Diners in one of Manhattan’s better restaurants or shoppers at the Union Square Greenmarket don’t realize that the ingredients in their meal were likely grown in the Lower Hudson Valley, less than 90 minutes away (by train or car) from the city.
If you are one of those diners, consider going up to Beacon or Newburgh, where you can experience restaurants that offer excellent dining experiences created from locally sourced farm products, wines, ciders, beers, artisanal baked goods and cheeses. Think of it as being in San Francisco and taking a trip to the Napa Valley. A bonus this time of year is the chance to see the beauty of the Hudson Valley during the explosion of colors as the leaves change.
There are many restaurants that I could tell you about, but one in particular exemplifies the transformation of the culinary scene in the area. It’s the Liberty Street Bistro, a restaurant that opened its doors this past June in Newburgh, New York.
Great restaurants usually have great chefs. And, most great chefs have worked under great chefs before they go out on their own. Chef and owner Michael Kelly is no exception. A graduate of the Culinary Institute of America, Chef Kelly has apprenticed with Thomas Keller and Gordon Ramsey (you know them) and other renowned chefs. He helped launch Batard, a Tribeca restaurant that received both a Michelin star and James Beard Award when it opened in 2014.
The restaurant décor is both sophisticated and simple. Through the windows in the back of the dining room you look into the kitchen — a nice touch. But the non-culinary bonus of dining here is the view through the large front windows. The restaurant is directly across from General George Washington’s Headquarters National Historic Site. This is where Washington spent the 18 months after the battle of Yorktown. The main draw is the beautiful park, beyond which you can see the mountains across the Hudson River. The restaurant faces east, so as you dine, your view is the sun-bathed mountains in the distance.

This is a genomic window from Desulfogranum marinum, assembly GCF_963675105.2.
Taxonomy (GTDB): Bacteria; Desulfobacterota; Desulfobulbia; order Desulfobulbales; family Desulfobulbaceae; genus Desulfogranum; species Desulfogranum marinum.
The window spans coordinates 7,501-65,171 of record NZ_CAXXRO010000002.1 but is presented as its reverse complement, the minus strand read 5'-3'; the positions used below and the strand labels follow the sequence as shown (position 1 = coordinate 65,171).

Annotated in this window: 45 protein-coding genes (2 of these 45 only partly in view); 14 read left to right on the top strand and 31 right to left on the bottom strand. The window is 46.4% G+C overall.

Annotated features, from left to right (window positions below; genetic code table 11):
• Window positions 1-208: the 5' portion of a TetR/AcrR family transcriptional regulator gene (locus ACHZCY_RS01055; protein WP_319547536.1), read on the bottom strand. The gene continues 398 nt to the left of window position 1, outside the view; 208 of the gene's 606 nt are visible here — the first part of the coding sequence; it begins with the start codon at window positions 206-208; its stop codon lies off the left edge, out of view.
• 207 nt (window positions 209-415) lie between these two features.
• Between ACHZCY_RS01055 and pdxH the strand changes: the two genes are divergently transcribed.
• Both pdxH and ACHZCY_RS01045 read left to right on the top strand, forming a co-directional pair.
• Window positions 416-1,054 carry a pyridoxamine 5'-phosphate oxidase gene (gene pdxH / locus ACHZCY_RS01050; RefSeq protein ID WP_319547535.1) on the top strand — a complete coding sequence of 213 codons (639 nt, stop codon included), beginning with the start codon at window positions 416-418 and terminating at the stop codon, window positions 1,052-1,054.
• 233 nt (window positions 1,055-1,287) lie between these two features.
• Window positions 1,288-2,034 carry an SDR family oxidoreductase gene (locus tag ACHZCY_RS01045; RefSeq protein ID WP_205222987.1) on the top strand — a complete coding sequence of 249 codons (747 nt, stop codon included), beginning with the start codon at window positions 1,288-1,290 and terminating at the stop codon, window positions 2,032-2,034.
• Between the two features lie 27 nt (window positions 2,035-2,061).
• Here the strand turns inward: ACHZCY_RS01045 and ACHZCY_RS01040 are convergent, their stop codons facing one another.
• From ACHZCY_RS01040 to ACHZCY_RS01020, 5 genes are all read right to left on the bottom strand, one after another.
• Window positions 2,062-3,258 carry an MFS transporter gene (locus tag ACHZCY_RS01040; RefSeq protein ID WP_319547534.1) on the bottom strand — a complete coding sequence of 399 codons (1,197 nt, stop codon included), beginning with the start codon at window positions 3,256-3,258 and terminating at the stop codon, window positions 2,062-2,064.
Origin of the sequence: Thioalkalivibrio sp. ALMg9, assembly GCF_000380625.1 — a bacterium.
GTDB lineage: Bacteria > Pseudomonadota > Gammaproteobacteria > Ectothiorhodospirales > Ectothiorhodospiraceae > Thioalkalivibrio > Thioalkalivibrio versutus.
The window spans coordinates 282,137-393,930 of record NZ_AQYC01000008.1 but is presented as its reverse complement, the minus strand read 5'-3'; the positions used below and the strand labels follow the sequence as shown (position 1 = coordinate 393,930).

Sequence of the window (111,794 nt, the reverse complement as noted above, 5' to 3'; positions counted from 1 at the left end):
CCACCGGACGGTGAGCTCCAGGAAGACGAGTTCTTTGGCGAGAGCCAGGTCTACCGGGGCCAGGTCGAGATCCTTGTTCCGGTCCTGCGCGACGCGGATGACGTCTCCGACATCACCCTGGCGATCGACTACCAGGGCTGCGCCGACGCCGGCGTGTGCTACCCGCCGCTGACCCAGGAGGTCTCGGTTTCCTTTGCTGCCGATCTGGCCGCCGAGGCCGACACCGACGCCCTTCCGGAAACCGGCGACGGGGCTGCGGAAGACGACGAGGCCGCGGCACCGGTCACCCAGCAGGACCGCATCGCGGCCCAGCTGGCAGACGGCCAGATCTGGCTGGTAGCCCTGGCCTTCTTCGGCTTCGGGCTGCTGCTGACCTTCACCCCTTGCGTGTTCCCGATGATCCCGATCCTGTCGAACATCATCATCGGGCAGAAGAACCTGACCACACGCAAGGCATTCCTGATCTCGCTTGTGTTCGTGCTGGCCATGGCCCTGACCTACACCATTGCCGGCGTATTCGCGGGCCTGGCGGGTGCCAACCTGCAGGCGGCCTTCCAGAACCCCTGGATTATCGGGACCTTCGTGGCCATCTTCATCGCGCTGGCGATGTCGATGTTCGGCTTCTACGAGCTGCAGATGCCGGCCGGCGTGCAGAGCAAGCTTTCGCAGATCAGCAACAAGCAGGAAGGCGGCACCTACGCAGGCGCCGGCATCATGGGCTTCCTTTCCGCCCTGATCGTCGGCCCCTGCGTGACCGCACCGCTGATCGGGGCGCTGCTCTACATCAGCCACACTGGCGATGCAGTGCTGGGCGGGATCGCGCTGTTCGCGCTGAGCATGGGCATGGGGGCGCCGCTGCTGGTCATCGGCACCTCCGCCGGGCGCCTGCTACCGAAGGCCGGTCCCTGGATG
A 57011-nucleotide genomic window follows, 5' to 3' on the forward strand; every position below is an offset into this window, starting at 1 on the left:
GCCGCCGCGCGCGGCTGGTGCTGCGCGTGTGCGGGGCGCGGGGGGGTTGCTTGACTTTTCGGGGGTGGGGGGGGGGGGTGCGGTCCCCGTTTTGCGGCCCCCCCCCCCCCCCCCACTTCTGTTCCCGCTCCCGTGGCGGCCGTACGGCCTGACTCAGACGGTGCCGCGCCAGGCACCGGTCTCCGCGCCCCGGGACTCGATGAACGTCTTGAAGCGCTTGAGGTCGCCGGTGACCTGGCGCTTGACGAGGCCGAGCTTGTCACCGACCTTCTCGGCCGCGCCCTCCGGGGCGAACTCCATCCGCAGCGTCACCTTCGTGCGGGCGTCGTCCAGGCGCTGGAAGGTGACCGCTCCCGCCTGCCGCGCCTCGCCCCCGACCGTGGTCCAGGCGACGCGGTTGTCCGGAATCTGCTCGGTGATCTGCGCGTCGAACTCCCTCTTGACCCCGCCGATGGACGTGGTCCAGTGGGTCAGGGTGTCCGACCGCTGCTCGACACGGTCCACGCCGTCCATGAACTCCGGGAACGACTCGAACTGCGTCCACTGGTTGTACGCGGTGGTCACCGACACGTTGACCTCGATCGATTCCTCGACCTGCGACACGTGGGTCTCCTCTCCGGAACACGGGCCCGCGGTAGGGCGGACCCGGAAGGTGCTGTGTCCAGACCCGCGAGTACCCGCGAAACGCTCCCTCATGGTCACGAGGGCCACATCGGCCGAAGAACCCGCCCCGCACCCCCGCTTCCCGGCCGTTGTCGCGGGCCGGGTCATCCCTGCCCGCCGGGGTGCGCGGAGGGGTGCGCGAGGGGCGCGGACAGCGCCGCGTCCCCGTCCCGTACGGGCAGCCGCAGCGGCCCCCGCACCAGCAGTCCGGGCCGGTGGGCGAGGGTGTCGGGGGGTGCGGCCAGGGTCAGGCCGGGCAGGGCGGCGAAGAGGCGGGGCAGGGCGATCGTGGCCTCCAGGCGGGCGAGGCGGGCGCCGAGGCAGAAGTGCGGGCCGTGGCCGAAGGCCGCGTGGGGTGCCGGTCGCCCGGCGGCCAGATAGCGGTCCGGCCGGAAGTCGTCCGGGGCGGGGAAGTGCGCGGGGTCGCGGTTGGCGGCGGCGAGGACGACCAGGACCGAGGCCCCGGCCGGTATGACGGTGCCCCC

Unique for the area, the restaurant has a modified prix fixe menu. There are four course options: starters (I recommend the vichyssoise, burrata or country pate), second courses (steamed mussels or clambake), main courses (hard choices here — pan seared octopus — tender and charred, pan seared monkfish or roasted pork tenderloin) and desserts (all wonderful, but the hazelnut madeleines are other-worldly). Any two courses are $36, any three are $49 and four are $61.
Use your visit to the Liberty Street Bistro as part of a weekend getaway where you can also see such nearby sites as Franklyn Delano Roosevelt’s Home and Library, the Culinary Institute of America, DIA Beacon and the Storm King Arts Center.
Contact us at Z’Scoop for more information or suggestions.
Liberty Street Bistro
All books are available at amazon.com. Click on titles to order.
50 Hikes in the Lower Hudson Valley
by Stella J. Green and H. Neil Zimmerman
Many Trails: Indians of the Lower Hudson Valley
by Catherine Coleman Brawer
The Lower Hudson Valley
by Travelog Corporation
Weather History and Climate Guide to the Lower Hudson Valley
by Jerome Thaler
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